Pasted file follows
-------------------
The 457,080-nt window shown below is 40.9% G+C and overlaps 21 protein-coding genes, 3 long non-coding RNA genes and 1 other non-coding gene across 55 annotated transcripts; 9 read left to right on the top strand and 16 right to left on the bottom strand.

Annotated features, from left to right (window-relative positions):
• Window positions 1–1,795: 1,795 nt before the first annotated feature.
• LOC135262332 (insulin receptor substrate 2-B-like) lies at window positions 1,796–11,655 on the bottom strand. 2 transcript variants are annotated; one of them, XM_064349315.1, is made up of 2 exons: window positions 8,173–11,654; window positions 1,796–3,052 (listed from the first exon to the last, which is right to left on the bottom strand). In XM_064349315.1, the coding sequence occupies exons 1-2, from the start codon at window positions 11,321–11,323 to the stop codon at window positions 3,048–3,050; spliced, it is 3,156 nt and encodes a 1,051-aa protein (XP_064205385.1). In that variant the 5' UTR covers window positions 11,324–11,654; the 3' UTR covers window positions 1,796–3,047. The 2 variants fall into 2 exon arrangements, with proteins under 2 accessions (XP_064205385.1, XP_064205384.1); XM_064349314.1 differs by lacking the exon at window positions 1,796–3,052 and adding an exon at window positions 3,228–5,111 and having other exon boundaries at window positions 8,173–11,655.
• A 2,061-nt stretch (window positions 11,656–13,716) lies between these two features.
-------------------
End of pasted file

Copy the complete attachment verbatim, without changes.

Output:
The 457,080-nt window shown below is 40.9% G+C and overlaps 21 protein-coding genes, 3 long non-coding RNA genes and 1 other non-coding gene across 55 annotated transcripts; 9 read left to right on the top strand and 16 right to left on the bottom strand.

Annotated features, from left to right (window-relative positions):
• Window positions 1–1,795: 1,795 nt before the first annotated feature.
• LOC135262332 (insulin receptor substrate 2-B-like) lies at window positions 1,796–11,655 on the bottom strand. 2 transcript variants are annotated; one of them, XM_064349315.1, is made up of 2 exons: window positions 8,173–11,654; window positions 1,796–3,052 (listed from the first exon to the last, which is right to left on the bottom strand). In XM_064349315.1, the coding sequence occupies exons 1-2, from the start codon at window positions 11,321–11,323 to the stop codon at window positions 3,048–3,050; spliced, it is 3,156 nt and encodes a 1,051-aa protein (XP_064205385.1). In that variant the 5' UTR covers window positions 11,324–11,654; the 3' UTR covers window positions 1,796–3,047. The 2 variants fall into 2 exon arrangements, with proteins under 2 accessions (XP_064205385.1, XP_064205384.1); XM_064349314.1 differs by lacking the exon at window positions 1,796–3,052 and adding an exon at window positions 3,228–5,111 and having other exon boundaries at window positions 8,173–11,655.
• A 2,061-nt stretch (window positions 11,656–13,716) lies between these two features.